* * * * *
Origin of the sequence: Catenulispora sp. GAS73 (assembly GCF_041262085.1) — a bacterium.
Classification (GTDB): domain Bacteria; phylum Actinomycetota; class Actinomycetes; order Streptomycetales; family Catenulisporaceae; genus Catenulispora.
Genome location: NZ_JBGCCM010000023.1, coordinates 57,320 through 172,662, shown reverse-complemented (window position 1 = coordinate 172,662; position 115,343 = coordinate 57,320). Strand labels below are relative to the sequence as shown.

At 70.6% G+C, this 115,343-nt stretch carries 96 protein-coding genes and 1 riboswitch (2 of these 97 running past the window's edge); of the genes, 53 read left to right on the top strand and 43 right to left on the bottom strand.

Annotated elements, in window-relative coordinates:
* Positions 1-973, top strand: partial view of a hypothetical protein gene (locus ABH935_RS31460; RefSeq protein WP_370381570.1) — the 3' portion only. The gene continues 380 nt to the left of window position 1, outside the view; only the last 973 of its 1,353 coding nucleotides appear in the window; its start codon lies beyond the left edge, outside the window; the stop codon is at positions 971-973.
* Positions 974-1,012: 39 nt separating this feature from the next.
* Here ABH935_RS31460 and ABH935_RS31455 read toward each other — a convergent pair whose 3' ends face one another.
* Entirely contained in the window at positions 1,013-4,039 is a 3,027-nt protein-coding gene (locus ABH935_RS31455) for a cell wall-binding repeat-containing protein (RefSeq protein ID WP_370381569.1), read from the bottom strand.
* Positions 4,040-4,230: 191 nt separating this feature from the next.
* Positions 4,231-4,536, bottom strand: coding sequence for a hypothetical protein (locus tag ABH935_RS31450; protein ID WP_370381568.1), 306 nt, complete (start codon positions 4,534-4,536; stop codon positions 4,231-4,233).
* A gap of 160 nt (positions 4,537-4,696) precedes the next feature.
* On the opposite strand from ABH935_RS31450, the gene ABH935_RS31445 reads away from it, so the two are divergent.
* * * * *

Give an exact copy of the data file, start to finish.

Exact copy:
Origin of the sequence: Catenulispora sp. GAS73 (assembly GCF_041262085.1) — a bacterium.
Classification (GTDB): domain Bacteria; phylum Actinomycetota; class Actinomycetes; order Streptomycetales; family Catenulisporaceae; genus Catenulispora.
Genome location: NZ_JBGCCM010000023.1, coordinates 57,320 through 172,662, shown reverse-complemented (window position 1 = coordinate 172,662; position 115,343 = coordinate 57,320). Strand labels below are relative to the sequence as shown.

At 70.6% G+C, this 115,343-nt stretch carries 96 protein-coding genes and 1 riboswitch (2 of these 97 running past the window's edge); of the genes, 53 read left to right on the top strand and 43 right to left on the bottom strand.

Annotated elements, in window-relative coordinates:
* Positions 1-973, top strand: partial view of a hypothetical protein gene (locus ABH935_RS31460; RefSeq protein WP_370381570.1) — the 3' portion only. The gene continues 380 nt to the left of window position 1, outside the view; only the last 973 of its 1,353 coding nucleotides appear in the window; its start codon lies beyond the left edge, outside the window; the stop codon is at positions 971-973.
* Positions 974-1,012: 39 nt separating this feature from the next.
* Here ABH935_RS31460 and ABH935_RS31455 read toward each other — a convergent pair whose 3' ends face one another.
* Entirely contained in the window at positions 1,013-4,039 is a 3,027-nt protein-coding gene (locus ABH935_RS31455) for a cell wall-binding repeat-containing protein (RefSeq protein ID WP_370381569.1), read from the bottom strand.
* Positions 4,040-4,230: 191 nt separating this feature from the next.
* Positions 4,231-4,536, bottom strand: coding sequence for a hypothetical protein (locus tag ABH935_RS31450; protein ID WP_370381568.1), 306 nt, complete (start codon positions 4,534-4,536; stop codon positions 4,231-4,233).
* A gap of 160 nt (positions 4,537-4,696) precedes the next feature.
* On the opposite strand from ABH935_RS31450, the gene ABH935_RS31445 reads away from it, so the two are divergent.